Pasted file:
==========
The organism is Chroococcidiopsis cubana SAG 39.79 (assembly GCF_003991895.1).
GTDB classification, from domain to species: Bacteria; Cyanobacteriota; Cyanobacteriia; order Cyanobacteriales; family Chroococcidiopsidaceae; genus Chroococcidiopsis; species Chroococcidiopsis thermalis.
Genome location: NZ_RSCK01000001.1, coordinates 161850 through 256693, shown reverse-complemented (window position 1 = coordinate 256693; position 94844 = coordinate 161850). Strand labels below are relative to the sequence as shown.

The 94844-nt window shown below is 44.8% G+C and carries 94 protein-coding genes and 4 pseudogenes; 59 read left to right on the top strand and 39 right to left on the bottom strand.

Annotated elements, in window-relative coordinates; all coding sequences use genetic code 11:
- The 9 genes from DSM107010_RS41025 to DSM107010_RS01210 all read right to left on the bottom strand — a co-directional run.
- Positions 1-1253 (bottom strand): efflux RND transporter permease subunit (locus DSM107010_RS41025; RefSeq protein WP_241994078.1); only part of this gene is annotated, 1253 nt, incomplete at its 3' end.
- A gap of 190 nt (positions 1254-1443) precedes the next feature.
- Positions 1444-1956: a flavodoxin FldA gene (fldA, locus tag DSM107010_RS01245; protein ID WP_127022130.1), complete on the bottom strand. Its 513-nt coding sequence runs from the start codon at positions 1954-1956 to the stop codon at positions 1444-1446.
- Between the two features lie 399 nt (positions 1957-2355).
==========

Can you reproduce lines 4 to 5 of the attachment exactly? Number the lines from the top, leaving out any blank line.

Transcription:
The 94844-nt window shown below is 44.8% G+C and carries 94 protein-coding genes and 4 pseudogenes; 59 read left to right on the top strand and 39 right to left on the bottom strand.

Annotated elements, in window-relative coordinates; all coding sequences use genetic code 11: